• The warm hand-off from the clinical team to the front office team is a critical step that cannot be missed. This reinforces the importance of any treatment recom- mended and brings together the entire appointment as one seamless experience.
  • This process should be handled in a very respectful, carefully planned way and the intention is to never break the chain between patients/parents and another team member.
  • Prior to dismissal, be sure that the route slip is ready and completed fully for the front office team to review.
  • Check that the services posted to walkout are accurate and that the correct pro- vider is attached to the services. Cross off anything on the route slip that was not completed.
  • Walk the patient and parent up to the front desk to check out.
  • Proper introductions should be made at the time of transfer. Reinforcing state- ments are made so the parent hears the information multiple times. The reason to return is emphasized again during this process.
  • Clinical team member to front office team member: "Hi Sally, this is Johnny. Today we did (state treatment completed), and Johnny did a great job!"
  • Hand the route slip to the person at check out. While facing the parent and front desk team member at the same time, let the parent know there is future treatment that needs to be scheduled.
  • Reiterate to the parent the importance of keeping their child’s appointment and ask if they have any questions.
  • The front office team member should have the treatment plan prepared with an accurate estimated patient portion.
  • Present the financial responsibilities of the parent and be sure there are no objec- tions. Parent signs or initials treatment plan and is given a copy. The signed treat- ment plan is scanned into the patient’s chart.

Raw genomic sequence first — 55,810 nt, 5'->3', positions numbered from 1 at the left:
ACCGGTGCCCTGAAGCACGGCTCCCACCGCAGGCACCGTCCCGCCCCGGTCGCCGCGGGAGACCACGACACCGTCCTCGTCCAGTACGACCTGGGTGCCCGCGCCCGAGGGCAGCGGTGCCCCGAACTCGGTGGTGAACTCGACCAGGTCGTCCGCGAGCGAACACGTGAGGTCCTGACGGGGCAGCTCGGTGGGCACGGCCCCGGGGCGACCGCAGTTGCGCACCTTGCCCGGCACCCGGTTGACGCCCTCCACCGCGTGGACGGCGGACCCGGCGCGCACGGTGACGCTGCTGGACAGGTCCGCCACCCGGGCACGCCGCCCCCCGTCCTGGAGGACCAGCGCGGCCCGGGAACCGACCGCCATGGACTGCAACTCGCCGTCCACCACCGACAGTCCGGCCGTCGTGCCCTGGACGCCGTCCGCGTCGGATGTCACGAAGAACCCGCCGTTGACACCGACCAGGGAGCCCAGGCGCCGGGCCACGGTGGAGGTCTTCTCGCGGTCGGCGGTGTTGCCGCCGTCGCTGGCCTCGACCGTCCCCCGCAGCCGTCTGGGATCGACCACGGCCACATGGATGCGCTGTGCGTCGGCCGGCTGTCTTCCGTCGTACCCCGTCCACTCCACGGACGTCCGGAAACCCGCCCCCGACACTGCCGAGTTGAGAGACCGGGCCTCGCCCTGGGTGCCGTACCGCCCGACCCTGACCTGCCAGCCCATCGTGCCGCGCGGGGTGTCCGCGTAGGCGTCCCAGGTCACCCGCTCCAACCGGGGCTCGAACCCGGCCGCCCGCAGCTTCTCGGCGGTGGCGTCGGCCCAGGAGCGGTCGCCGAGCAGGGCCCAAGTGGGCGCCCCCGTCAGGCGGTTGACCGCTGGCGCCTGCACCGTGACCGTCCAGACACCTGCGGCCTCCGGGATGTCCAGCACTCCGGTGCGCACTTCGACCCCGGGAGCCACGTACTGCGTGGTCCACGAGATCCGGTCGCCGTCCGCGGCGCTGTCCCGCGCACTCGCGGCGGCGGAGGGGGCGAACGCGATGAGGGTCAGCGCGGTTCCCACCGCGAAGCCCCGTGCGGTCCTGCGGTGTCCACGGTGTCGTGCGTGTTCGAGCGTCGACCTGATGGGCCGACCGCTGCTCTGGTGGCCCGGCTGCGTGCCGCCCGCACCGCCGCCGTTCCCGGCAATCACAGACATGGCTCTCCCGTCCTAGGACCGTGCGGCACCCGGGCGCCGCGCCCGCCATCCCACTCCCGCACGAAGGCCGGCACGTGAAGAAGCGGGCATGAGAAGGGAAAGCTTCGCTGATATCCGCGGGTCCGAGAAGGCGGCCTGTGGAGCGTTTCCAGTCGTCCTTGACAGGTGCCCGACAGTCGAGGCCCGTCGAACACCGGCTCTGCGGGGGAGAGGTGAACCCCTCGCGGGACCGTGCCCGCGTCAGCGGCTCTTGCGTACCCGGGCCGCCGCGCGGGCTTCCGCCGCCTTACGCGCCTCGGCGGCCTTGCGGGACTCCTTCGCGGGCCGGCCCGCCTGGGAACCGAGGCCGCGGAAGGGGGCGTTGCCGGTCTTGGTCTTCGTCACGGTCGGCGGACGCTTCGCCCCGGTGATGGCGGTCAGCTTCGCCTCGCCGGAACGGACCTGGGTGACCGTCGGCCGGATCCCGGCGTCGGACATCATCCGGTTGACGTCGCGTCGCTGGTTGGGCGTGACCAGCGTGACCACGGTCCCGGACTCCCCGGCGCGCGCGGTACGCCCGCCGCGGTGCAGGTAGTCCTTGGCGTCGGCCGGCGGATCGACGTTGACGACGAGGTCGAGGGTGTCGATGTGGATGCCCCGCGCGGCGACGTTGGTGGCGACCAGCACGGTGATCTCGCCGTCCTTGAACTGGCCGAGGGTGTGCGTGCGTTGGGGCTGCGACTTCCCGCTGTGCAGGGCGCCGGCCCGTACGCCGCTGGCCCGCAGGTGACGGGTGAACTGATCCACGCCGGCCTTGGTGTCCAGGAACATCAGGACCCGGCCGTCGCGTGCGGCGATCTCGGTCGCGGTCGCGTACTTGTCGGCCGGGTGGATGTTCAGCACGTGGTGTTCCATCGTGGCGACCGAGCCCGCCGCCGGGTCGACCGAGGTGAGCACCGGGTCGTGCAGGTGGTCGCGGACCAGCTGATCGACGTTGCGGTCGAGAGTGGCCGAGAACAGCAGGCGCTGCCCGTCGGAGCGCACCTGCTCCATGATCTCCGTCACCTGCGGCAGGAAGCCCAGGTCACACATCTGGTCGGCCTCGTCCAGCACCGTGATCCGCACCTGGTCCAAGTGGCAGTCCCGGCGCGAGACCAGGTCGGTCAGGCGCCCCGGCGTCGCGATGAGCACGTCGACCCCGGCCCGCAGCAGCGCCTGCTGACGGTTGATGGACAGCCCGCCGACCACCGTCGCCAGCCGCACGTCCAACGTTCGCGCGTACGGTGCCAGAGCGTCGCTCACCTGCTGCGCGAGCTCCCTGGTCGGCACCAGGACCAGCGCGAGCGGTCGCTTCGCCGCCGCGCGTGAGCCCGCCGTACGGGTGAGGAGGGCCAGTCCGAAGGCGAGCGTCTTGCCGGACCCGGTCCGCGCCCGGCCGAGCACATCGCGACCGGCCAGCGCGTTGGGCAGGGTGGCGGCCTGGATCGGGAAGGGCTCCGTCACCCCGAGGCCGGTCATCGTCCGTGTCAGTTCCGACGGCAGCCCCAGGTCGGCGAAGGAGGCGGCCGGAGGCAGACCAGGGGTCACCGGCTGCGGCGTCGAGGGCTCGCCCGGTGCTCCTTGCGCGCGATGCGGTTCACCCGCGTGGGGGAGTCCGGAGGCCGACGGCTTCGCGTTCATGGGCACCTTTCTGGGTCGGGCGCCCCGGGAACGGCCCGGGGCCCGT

• Reserve the next appointments (restorative and recare) by offering two options for dates and times for each and let the parent decide which one works best.
  • Reinforce the importance of keeping their child’s appointment.
  • Say goodbye to the patient and tell them how great they were and that you are looking forward to seeing them at their next appointment. Mention something that was of importance to the child. Tell them you wish them well with activity/sport/exam, etc.
  • After the appointment, send a thank you card to the new patient and parent saying how nice it was to meet them and that you hope to keep them smiling for years to come.
  • Use your patient communication software to send an automatic email to the parent at the conclusion of the appointment request- ing them to leave a review. Be sure to include in this email that the highest compliment you can receive is the parent recommending them to a friend or family member.
  • If a pre-authorization is sent to the insurance company for treat- ment, be sure to follow up with the parent to be sure they do not have questions.
  • The way your office and your team present will show patients and parents the type of service you provide. The little things that the team can do together to form long-lasting relationships with the patient and parents and make them feel part of your dental family make all the difference. To your patients and parents, their visit is all one seamless experience, so be sure it is also a seamless experience with your team. Consider taking a walkthrough of your office with your entire team from the view of a new patient. Begin in the parking lot, enter your doors to the reception area and through to the clinical area. Take note of small details that could be missed on a daily basis that may be having an impact on the new patient experience. Above all, the goal is a happy patient and parent.
"A person’s most useful asset is not a head full of knowledge, but a heart full of love, an ear ready to listen and a hand willing to help others."